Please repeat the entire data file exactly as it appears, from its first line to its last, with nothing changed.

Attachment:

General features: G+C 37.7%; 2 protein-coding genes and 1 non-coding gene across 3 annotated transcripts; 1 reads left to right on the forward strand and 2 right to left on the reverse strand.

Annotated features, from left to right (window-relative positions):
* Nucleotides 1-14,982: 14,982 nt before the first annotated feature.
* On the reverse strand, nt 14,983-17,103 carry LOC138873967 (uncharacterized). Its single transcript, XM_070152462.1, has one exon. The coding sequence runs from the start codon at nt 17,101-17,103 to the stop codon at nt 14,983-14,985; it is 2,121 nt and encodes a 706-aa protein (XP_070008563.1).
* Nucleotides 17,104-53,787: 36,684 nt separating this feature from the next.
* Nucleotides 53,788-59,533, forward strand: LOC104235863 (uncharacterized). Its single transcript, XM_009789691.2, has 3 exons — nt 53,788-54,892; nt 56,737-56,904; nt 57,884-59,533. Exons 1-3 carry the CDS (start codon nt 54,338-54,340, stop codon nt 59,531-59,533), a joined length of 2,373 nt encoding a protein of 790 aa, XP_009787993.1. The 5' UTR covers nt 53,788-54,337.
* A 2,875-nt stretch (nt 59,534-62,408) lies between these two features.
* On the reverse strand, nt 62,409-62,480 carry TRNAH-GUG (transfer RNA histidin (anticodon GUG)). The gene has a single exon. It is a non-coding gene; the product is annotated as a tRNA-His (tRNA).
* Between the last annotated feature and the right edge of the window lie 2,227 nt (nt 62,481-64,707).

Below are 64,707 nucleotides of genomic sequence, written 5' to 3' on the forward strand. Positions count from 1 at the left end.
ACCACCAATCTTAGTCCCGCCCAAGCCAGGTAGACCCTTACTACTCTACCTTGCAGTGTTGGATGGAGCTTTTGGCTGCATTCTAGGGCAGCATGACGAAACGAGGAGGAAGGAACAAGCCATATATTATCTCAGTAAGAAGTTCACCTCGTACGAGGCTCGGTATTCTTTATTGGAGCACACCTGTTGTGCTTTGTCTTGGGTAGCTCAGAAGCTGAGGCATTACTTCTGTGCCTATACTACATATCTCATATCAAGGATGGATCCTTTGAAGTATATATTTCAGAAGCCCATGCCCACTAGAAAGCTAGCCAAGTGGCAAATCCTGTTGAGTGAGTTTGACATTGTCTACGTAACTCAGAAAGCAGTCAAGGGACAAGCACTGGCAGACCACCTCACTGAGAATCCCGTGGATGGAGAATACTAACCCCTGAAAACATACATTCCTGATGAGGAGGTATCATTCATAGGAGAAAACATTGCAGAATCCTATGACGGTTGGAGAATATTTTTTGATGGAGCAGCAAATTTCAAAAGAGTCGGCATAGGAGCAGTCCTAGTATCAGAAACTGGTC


General features: G+C 37.7%; 2 protein-coding genes and 1 non-coding gene across 3 annotated transcripts; 1 reads left to right on the forward strand and 2 right to left on the reverse strand.

Annotated features, from left to right (window-relative positions):
* Nucleotides 1-14,982: 14,982 nt before the first annotated feature.
* On the reverse strand, nt 14,983-17,103 carry LOC138873967 (uncharacterized). Its single transcript, XM_070152462.1, has one exon. The coding sequence runs from the start codon at nt 17,101-17,103 to the stop codon at nt 14,983-14,985; it is 2,121 nt and encodes a 706-aa protein (XP_070008563.1).
* Nucleotides 17,104-53,787: 36,684 nt separating this feature from the next.
* Nucleotides 53,788-59,533, forward strand: LOC104235863 (uncharacterized). Its single transcript, XM_009789691.2, has 3 exons — nt 53,788-54,892; nt 56,737-56,904; nt 57,884-59,533. Exons 1-3 carry the CDS (start codon nt 54,338-54,340, stop codon nt 59,531-59,533), a joined length of 2,373 nt encoding a protein of 790 aa, XP_009787993.1. The 5' UTR covers nt 53,788-54,337.
* A 2,875-nt stretch (nt 59,534-62,408) lies between these two features.
* On the reverse strand, nt 62,409-62,480 carry TRNAH-GUG (transfer RNA histidin (anticodon GUG)). The gene has a single exon. It is a non-coding gene; the product is annotated as a tRNA-His (tRNA).
* Between the last annotated feature and the right edge of the window lie 2,227 nt (nt 62,481-64,707).

Below are 64,707 nucleotides of genomic sequence, written 5' to 3' on the forward strand. Positions count from 1 at the left end.
ACCACCAATCTTAGTCCCGCCCAAGCCAGGTAGACCCTTACTACTCTACCTTGCAGTGTTGGATGGAGCTTTTGGCTGCATTCTAGGGCAGCATGACGAAACGAGGAGGAAGGAACAAGCCATATATTATCTCAGTAAGAAGTTCACCTCGTACGAGGCTCGGTATTCTTTATTGGAGCACACCTGTTGTGCTTTGTCTTGGGTAGCTCAGAAGCTGAGGCATTACTTCTGTGCCTATACTACATATCTCATATCAAGGATGGATCCTTTGAAGTATATATTTCAGAAGCCCATGCCCACTAGAAAGCTAGCCAAGTGGCAAATCCTGTTGAGTGAGTTTGACATTGTCTACGTAACTCAGAAAGCAGTCAAGGGACAAGCACTGGCAGACCACCTCACTGAGAATCCCGTGGATGGAGAATACTAACCCCTGAAAACATACATTCCTGATGAGGAGGTATCATTCATAGGAGAAAACATTGCAGAATCCTATGACGGTTGGAGAATATTTTTTGATGGAGCAGCAAATTTCAAAAGAGTCGGCATAGGAGCAGTCCTAGTATCAGAAACTGGTC